Saturday, 10 July 2004

Actors for Refugees-Something to Declare, Michael Gurr (Article), July 10, 2004

Article/Interview about Something to Declare by Michael Gurr 
Actors for Refugees
Writer: Kate Herbert, July 2004

The term "queue jumping" took on a whole new slant while waiting for Something to Declare, a play based on testimony from asylum seekers.

The queue ran from the Melbourne Town Hall along Swanston, up Collins and into Russell.

An astonishing crowd, over 2000, flocked to support asylum seekers at this performance by Actors for Refugees on Thursday July 8.

Actors for Refugees is a loose coalition of actors who perform this play in order to raise awareness of the plight of refugees.

They did not charge for tickets but made $10,000 from donations at this one performance, says Christine Bacon, producer of Something to Declare.

When the group receives an email requesting a performance of Something to Declare, the wheels start rolling.

All you need is a date, venue and an audience to book the show., says Bacon.

Playwright, Michael Gurr who compiled the script, says, "Someone finds four actors and a musician and puts them in a car. It's a show that can be done in a shed or in the Melbourne Town Hall."

Actors, Alice Garner and Kate Atkinson came up with the notion of Actors for Refugees while working on Sea Change around September 11 and the Tampa.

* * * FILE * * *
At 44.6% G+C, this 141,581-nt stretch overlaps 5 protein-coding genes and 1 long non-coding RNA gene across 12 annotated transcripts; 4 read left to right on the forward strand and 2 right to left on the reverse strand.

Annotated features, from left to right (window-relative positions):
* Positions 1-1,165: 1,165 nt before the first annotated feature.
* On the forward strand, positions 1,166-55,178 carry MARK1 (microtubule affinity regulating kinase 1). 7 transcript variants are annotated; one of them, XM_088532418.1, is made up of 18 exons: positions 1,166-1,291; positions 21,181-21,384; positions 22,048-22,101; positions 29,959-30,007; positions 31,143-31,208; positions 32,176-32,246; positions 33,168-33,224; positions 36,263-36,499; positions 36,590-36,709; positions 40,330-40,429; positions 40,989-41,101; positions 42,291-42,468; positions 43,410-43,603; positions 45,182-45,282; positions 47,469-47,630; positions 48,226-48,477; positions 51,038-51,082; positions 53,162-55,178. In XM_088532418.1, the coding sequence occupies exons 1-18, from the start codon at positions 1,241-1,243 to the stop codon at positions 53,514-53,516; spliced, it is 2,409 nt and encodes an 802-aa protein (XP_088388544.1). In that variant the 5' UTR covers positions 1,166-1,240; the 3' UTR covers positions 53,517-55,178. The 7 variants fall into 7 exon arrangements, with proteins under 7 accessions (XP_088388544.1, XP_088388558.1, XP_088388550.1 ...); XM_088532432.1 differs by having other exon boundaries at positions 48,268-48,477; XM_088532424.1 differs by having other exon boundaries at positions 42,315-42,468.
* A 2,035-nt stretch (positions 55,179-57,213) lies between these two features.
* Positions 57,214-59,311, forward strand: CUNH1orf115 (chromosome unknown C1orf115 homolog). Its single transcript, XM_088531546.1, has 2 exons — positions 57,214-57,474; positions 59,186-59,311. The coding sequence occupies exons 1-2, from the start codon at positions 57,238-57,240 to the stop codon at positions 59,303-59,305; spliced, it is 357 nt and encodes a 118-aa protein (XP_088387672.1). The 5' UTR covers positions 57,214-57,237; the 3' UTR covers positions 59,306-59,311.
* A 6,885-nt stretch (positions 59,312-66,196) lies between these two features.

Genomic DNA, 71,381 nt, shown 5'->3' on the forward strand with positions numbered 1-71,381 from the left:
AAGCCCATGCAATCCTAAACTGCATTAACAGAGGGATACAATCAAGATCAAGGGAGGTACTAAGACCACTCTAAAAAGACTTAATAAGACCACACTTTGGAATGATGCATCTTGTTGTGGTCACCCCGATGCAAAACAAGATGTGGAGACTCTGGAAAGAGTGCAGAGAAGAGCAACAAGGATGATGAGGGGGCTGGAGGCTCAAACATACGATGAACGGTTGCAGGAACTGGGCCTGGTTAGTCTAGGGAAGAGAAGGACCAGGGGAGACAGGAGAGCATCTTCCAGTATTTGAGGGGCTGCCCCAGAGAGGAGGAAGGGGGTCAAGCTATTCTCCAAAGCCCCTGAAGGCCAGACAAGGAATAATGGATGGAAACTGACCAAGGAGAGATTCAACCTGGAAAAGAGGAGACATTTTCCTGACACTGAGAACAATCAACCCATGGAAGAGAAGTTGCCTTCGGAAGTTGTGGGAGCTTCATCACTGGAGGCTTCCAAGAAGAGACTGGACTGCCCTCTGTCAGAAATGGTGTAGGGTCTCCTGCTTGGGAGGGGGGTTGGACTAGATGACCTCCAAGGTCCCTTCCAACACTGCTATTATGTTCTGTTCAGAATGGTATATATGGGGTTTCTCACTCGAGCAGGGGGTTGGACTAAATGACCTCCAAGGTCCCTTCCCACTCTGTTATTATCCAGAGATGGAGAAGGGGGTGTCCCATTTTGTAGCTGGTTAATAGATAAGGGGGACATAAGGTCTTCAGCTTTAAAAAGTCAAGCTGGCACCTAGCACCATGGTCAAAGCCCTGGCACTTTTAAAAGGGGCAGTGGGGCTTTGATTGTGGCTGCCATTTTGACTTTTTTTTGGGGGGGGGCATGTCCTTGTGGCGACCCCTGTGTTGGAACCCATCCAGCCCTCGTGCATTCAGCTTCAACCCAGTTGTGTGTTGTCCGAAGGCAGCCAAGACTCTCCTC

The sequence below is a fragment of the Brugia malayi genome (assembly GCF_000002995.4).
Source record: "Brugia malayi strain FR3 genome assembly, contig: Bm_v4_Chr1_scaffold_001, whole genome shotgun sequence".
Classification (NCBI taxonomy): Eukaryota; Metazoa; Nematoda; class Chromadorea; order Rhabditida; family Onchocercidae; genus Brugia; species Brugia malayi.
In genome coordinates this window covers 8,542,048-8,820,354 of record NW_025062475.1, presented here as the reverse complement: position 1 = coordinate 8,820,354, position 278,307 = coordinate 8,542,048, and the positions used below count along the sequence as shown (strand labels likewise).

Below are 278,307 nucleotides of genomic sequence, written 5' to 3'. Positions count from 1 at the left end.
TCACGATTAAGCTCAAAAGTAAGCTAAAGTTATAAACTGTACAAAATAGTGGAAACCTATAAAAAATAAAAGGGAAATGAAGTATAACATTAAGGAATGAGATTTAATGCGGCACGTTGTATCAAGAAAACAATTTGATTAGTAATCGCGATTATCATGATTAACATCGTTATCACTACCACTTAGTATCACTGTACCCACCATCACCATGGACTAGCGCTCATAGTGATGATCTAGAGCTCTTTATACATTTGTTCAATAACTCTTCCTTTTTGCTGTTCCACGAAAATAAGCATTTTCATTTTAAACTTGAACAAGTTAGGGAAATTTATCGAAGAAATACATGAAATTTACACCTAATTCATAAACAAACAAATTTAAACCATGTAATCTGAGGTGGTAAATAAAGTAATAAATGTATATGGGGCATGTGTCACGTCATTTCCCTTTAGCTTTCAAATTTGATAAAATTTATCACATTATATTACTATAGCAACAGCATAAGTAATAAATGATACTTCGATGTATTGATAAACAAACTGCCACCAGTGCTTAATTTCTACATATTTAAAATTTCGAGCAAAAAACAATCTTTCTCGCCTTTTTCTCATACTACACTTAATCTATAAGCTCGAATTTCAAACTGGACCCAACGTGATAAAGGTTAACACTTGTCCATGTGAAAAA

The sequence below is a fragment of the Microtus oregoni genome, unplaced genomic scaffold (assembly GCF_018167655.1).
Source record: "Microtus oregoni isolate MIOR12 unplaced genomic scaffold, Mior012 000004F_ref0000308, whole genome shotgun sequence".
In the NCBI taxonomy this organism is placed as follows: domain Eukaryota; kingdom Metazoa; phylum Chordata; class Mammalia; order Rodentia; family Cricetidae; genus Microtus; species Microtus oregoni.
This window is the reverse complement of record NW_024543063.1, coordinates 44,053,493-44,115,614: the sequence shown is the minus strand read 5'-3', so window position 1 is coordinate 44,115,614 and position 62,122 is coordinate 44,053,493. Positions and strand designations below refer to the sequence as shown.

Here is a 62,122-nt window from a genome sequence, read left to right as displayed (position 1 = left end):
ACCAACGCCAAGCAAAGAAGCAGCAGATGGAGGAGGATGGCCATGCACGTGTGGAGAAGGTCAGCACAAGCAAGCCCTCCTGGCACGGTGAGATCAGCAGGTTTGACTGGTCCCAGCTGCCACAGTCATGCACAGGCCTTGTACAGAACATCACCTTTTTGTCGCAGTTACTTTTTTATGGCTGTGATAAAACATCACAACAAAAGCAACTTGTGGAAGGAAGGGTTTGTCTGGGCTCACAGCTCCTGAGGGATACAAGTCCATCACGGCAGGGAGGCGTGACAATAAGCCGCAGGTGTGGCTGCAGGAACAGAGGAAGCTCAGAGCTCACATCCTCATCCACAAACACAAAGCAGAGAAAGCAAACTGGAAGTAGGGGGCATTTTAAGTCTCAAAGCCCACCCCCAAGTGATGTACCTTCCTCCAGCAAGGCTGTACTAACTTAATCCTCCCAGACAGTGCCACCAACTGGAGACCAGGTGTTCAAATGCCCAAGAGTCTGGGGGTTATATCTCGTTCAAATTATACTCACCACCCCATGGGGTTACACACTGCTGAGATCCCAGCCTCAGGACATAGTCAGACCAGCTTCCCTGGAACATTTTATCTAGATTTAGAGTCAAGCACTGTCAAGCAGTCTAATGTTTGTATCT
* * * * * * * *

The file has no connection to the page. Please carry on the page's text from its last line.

They realised, says Bacon, "Actors can tell individual people's story …use their public profile…and counter the myths about asylum seekers."

After working with a smaller project for some time, Actors For Refugees approached Michael Gurr to develop a bigger project with a formal structure.

"I disappeared under a paper storm of research," says Gurr. "There was more research material than I have ever seen."

The material comprised letters and testimony from asylum seekers, reports from doctors who worked with refugees and psychologists and government information,

Gurr's brief, he laughs, was "To go away and turn it into an hour that's not depressing."

This says Gurr, "Is a critical point…If you leave having your indignation refreshed then the next question is, 'What can I do?'

"The central trick of this government, " He continues, "is to keep people faceless and voiceless…and hard to identify with."

"Actors can put faces and voices to these people…My imagination can't create anything more powerful than the truth."

Director, Bruce Myles with actors, Helen Morse, Pamela Rabe, Alison Whyte and Daniela Farinacci mounted this version with Alice Garner and others providing music.

The script is read rather than enacted. Gurr weaves transcripts of interviews with refugees amongst facts about asylum seekers, politicians' sound bites and references to government policy.

The spine of the play is a gripping story told by an Iraqi woman, one of only 45 of 400 asylum seekers who survived a sinking boat.

The gruesome details of the most punitive detention centres in our lucky country bring gasps of shock from the sympathetic audience.

We are reminded of children in detention and of people living on temporary protection visas with no rights and no security and treated as criminals instead of victims.

The play recently performed in Queenscliff, Perth, Brisbane and at Parliament House, Canberra for Federal politicians.

For information on Actors For Refugees or to book Something to Declare for your school, town or community group, contact or look at their website

By Kate Herbert

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